The general purpose public blockchains out there might best be understood as platforms for rule-breaking apps.
According to Morris, so far there has only been one application which was exciting enough in the blockchain industry, and that was the funding raising application that mainly happened through ICOs. This allowed people all around the world to participate in fundraising rounds with almost no regulatory barriers. Regardless of the negative aspects of ICOs in 2018, one can’t disagree with the two following statements:
- The ICO boom happened in an ungoverned way and was wildly successful in raising billions of dollars to fund a broad range of projects;
- ICOs have now almost wholly stalled as a result of pressure from the SEC and other regulatory bodies around the world.
Intent, Complexity, and the Governance Paradox
In the next section Morris introduces three themes that relate to decentralized ecosystems which were all relevant to BitTorrent, as well as to many crypto projects:
- The Problem of Intent: when we are talking about rule breaking it is attempting to focus on the rules that are being broken instead of the company or entity that breaks them.Eventually, if the project succeeds and breaks the rules, it assumes that the law enforcement agencies will be unhappy about it. In the case of BitTorrent, it was easy for Bram to avoid the intent problem as it was apparent that Bram never intended to create a protocol that would disrupt and violate legal copyright In the case of Bitcoin, even though Satoshi’s intentions were clear as they were reflected in the Bitcoin whitepaper. The anonymity of its authorship has prevented any person or entity being held accountable for any rules that were broken.
- Complexity: Decentralized systems can be very complicated for the average person to understand and adapt. If the value the system provides is not significantly higher than the existing centralized solutions, it will be challenging for the system to scale up.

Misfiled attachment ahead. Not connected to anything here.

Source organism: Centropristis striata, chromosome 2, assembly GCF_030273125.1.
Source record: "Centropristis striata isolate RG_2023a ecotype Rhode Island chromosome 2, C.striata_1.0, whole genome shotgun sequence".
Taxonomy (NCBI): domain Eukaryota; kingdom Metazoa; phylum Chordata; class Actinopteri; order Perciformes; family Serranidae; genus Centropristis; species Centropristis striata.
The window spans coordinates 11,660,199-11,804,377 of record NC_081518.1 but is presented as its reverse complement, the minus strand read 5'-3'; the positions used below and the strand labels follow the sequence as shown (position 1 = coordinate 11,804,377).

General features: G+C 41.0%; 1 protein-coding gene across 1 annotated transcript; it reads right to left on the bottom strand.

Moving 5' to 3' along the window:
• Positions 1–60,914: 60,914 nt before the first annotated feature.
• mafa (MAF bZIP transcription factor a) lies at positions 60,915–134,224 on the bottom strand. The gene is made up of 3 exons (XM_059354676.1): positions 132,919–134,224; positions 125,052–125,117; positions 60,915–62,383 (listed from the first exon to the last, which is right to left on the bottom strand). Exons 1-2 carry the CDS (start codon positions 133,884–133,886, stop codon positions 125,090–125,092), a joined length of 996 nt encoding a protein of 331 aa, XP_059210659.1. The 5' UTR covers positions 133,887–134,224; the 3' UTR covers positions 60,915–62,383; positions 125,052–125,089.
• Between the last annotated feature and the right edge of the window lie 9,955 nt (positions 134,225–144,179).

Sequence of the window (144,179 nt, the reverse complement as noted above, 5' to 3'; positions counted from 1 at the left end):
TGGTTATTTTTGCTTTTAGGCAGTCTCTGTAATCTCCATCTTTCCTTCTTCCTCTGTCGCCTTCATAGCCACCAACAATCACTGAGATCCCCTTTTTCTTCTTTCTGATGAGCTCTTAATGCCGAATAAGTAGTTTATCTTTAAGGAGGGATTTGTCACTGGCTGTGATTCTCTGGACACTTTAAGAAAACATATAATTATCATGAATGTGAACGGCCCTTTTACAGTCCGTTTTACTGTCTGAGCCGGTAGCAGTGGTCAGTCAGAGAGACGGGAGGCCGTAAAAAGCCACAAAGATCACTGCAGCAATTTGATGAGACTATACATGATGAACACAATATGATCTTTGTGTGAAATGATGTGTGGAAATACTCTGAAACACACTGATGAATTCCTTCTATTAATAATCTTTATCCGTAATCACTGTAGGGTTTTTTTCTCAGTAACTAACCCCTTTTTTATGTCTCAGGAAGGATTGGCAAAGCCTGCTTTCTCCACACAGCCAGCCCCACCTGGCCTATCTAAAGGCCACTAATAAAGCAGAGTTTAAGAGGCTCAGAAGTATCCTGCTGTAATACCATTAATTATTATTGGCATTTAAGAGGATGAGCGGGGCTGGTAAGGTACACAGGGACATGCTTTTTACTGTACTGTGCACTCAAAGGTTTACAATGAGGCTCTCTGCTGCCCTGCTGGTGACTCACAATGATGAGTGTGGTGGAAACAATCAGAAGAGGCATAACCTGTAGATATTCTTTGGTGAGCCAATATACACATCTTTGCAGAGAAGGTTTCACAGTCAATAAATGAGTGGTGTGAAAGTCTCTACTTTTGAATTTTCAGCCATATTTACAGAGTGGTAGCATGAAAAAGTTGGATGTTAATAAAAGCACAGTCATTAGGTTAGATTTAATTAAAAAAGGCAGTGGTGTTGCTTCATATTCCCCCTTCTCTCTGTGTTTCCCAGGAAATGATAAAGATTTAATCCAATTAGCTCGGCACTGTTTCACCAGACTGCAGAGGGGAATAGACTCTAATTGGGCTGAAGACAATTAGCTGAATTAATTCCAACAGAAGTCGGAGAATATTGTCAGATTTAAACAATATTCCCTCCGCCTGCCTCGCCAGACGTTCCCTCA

- Governance Paradox: Here the term governance means the ability to make decisions and implement them quickly. In a large-scale, rule-breaking, and decentralized system it is almost impossible to have real The main problem here is that on the one hand, you want to create a non-single point of failure system so that if some regulator forces you to shut down, you can say “no, sorry, it can’t be done”. But on the other hand, you want to be able to make changes and update the system quickly and efficiently.
A New Generation of Media Providers
In the last part, Morris explains how the BitTorrent war ended. Even though, the forces that tried every possible way to stop and demolish the BitTorrent eco-system failed it wasn’t the great victory we might expect.
A new generation of media provider emerged. The new organizations realized that the train had left the station and that they would be unable to charge in a direct form for their media files. The whole idea of files became obsolete and was replaced by experience-based providers with a strong business model (e.g., Spotify and Netflix).
Users stopped being obsessed about having “ownership” of media files. Instead, it’s all about access to this content. It is about listening to or watching the content you like in every single moment from any digital device.
Despite the enormous impact that BitTorrent Inc had through the years, it never succeeded in yielding an integral part of the upside from all the disruption. BitTorrent Inc built an intermediately sized business which held the two most popular BitTorrent client’s software: uTorrent and Bittorent. They used the massive distribution of those clients to put ads in front of users.
To conclude, if we want to learn something from the BitTorrent experience it is that decentralization solutions are a great tool to disrupt and break rules-based structure but not necessarily to take the reins in the long term. In many cases, the decentralization solution is only an intermediate solution which will be replaced by a new centralized solution that is adapted to the new situation.